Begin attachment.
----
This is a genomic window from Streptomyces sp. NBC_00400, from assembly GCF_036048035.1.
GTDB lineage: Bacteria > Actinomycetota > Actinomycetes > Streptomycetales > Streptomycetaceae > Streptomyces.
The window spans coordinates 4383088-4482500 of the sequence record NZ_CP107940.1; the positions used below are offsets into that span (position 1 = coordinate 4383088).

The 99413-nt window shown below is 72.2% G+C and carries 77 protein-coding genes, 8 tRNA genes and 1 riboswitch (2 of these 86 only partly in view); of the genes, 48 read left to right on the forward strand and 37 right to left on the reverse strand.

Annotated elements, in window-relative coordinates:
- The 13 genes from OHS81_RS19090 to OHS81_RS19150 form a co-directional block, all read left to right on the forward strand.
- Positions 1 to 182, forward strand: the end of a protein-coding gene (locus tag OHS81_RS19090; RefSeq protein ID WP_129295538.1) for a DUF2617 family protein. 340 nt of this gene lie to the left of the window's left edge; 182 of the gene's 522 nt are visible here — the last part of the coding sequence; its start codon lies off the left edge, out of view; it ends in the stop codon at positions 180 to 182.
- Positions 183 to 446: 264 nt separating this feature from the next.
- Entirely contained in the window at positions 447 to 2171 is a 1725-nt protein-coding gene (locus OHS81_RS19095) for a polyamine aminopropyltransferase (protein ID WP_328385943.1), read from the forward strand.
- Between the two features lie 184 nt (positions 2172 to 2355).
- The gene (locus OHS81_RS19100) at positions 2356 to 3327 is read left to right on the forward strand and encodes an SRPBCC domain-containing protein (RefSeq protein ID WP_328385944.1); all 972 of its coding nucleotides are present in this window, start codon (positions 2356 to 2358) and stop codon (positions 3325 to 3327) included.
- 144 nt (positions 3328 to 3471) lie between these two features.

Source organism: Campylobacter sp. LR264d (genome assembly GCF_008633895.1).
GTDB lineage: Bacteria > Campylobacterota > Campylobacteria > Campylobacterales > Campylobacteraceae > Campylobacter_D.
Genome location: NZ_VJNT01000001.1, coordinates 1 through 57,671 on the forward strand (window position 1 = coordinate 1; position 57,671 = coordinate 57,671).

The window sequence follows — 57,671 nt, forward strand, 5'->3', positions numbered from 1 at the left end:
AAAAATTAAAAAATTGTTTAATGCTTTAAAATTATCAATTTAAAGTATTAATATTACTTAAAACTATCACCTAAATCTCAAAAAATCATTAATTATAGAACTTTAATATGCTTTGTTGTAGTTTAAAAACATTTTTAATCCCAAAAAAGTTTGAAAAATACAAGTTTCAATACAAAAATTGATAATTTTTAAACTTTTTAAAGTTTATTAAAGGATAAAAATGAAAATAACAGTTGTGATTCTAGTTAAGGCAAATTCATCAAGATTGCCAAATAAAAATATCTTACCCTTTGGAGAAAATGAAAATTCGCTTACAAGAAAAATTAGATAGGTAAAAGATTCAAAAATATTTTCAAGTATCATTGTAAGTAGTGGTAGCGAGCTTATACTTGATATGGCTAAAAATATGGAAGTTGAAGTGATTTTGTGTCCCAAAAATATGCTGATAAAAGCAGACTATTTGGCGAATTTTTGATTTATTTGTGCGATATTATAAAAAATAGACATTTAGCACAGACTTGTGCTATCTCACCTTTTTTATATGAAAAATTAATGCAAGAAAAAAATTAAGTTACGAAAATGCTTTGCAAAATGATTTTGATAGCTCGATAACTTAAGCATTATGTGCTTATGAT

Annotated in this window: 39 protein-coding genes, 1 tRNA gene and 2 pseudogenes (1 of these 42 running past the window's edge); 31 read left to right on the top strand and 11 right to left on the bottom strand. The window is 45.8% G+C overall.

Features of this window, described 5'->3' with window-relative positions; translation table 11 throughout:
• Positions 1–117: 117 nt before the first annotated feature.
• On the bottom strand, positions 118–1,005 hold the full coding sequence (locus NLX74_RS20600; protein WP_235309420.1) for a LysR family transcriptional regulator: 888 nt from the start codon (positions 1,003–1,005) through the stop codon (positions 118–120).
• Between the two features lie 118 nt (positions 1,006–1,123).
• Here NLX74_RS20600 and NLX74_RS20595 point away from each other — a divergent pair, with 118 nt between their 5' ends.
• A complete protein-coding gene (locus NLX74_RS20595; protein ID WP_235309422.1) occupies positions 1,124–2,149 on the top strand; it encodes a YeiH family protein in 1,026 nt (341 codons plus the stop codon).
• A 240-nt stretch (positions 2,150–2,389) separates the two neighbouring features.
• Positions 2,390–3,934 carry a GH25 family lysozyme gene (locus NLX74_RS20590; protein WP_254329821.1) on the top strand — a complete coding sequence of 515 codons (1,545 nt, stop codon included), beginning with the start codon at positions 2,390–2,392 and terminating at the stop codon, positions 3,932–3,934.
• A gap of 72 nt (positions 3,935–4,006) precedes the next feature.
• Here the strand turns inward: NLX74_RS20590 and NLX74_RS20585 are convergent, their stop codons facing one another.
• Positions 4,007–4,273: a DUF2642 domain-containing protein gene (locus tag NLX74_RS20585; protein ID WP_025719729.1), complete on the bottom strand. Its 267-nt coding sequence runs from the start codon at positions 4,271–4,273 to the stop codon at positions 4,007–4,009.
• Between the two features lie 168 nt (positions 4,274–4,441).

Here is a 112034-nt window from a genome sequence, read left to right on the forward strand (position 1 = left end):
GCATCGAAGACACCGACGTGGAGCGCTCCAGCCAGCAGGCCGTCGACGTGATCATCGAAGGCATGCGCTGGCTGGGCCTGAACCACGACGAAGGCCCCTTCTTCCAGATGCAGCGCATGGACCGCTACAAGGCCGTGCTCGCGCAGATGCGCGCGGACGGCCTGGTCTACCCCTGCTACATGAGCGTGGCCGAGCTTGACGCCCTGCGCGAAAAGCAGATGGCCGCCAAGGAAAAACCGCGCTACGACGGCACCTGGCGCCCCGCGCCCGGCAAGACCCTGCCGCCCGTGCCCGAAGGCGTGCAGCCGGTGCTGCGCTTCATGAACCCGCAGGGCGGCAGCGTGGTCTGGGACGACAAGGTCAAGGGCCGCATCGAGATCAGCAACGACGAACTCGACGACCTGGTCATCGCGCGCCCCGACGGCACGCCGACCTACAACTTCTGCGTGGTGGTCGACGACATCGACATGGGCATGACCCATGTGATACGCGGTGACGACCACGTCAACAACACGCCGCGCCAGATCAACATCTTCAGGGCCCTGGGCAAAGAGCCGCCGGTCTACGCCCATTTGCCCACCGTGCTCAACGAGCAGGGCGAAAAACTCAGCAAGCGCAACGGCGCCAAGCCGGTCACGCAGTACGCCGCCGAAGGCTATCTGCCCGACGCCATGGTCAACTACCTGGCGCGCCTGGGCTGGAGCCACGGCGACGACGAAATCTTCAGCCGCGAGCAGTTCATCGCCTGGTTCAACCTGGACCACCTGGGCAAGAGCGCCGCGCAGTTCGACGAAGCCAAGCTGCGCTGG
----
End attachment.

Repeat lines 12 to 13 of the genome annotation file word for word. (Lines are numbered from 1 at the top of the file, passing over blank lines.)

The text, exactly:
- 144 nt (positions 3328 to 3471) lie between these two features.

Source organism: Campylobacter sp. LR264d (genome assembly GCF_008633895.1).